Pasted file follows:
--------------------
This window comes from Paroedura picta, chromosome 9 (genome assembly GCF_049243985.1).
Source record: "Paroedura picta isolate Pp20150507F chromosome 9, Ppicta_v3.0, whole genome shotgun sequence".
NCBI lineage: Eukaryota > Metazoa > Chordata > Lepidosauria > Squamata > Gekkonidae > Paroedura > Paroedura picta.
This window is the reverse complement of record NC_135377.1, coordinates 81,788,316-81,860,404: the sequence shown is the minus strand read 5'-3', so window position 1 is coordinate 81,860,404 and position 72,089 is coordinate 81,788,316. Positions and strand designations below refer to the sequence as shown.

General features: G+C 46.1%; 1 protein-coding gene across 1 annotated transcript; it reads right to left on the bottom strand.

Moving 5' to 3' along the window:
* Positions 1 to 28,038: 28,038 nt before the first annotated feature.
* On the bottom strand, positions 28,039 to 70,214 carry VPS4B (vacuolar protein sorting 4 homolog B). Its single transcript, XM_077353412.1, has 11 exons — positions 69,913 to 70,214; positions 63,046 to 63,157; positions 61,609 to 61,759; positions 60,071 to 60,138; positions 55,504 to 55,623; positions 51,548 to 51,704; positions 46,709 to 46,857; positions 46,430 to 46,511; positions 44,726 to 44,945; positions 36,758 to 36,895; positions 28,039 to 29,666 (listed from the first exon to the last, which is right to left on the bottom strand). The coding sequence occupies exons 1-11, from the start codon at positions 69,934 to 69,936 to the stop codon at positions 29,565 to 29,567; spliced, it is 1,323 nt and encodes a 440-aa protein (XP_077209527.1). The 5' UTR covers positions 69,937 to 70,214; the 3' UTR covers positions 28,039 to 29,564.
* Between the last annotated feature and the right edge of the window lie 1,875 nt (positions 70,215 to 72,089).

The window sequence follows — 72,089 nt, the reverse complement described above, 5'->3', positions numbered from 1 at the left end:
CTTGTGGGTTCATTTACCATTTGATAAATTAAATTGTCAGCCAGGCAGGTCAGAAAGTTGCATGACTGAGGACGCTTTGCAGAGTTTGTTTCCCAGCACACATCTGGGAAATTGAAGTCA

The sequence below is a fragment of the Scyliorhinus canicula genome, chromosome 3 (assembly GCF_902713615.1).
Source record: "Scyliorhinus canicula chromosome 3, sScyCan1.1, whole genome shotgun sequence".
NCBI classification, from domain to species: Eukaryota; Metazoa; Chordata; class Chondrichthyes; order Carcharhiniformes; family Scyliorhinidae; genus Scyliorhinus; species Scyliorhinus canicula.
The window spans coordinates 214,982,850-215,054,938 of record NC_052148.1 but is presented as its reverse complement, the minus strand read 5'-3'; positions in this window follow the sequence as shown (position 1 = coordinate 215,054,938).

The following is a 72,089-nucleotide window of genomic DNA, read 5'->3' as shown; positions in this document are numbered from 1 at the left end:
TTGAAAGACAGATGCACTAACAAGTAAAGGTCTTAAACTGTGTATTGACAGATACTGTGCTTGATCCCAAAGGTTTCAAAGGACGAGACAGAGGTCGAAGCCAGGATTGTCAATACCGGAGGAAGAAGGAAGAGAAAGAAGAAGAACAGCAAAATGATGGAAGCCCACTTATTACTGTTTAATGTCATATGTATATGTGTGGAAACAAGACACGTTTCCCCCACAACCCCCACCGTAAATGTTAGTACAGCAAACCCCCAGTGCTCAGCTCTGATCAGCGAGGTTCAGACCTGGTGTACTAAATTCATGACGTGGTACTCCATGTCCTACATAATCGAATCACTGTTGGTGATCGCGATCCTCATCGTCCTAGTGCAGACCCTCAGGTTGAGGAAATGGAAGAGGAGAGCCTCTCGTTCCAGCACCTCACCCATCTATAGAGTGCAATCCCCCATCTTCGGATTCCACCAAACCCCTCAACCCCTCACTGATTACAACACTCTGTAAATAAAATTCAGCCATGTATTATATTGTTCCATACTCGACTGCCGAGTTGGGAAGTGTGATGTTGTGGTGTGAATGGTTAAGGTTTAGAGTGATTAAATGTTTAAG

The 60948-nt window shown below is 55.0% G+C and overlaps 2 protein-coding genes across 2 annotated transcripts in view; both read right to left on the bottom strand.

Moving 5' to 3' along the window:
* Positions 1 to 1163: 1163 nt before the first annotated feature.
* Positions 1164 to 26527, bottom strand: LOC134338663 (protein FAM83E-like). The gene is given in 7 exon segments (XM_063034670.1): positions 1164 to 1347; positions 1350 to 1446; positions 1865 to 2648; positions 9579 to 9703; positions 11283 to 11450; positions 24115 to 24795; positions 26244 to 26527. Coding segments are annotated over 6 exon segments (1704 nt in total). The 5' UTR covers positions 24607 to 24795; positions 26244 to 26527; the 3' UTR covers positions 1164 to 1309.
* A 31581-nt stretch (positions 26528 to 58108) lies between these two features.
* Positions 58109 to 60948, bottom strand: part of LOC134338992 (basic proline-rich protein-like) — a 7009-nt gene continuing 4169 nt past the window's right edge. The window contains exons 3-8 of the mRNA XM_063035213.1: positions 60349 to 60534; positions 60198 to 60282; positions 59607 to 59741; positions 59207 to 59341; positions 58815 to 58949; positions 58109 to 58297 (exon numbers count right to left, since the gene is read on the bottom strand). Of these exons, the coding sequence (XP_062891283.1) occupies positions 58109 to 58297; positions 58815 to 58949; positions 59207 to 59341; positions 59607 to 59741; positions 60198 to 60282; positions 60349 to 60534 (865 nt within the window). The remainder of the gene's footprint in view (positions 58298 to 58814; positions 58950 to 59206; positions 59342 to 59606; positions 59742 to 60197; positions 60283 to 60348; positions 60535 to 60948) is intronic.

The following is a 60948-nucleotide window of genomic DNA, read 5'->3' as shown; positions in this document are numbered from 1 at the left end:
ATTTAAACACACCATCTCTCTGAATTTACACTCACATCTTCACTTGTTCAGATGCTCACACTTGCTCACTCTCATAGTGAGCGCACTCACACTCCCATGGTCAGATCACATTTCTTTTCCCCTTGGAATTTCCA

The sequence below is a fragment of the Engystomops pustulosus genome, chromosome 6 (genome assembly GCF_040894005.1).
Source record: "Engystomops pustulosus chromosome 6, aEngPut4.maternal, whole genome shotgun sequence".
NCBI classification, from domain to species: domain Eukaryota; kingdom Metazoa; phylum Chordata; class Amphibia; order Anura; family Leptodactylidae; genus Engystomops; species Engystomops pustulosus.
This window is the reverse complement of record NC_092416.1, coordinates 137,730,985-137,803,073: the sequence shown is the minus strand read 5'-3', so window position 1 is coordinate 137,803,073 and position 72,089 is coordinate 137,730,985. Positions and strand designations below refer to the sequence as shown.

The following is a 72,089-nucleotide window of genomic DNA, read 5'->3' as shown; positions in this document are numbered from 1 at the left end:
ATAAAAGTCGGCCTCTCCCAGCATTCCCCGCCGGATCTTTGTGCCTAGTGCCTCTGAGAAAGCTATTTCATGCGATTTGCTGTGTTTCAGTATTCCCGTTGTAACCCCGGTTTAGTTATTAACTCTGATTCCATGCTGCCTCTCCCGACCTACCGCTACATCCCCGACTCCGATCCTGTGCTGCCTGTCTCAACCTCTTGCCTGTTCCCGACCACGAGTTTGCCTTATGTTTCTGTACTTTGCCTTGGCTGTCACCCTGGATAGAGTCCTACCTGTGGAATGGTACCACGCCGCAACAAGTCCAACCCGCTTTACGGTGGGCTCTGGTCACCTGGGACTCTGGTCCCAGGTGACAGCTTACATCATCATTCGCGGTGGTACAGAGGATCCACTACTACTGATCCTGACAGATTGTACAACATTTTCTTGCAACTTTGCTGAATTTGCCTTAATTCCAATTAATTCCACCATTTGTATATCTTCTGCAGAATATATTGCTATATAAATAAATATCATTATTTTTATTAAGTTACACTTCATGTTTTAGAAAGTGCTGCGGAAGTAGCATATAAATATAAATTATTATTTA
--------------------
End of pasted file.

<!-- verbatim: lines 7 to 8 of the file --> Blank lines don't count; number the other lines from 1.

* Positions 1 to 28,038: 28,038 nt before the first annotated feature.
* On the bottom strand, positions 28,039 to 70,214 carry VPS4B (vacuolar protein sorting 4 homolog B). Its single transcript, XM_077353412.1, has 11 exons — positions 69,913 to 70,214; positions 63,046 to 63,157; positions 61,609 to 61,759; positions 60,071 to 60,138; positions 55,504 to 55,623; positions 51,548 to 51,704; positions 46,709 to 46,857; positions 46,430 to 46,511; positions 44,726 to 44,945; positions 36,758 to 36,895; positions 28,039 to 29,666 (listed from the first exon to the last, which is right to left on the bottom strand). The coding sequence occupies exons 1-11, from the start codon at positions 69,934 to 69,936 to the stop codon at positions 29,565 to 29,567; spliced, it is 1,323 nt and encodes a 440-aa protein (XP_077209527.1). The 5' UTR covers positions 69,937 to 70,214; the 3' UTR covers positions 28,039 to 29,564.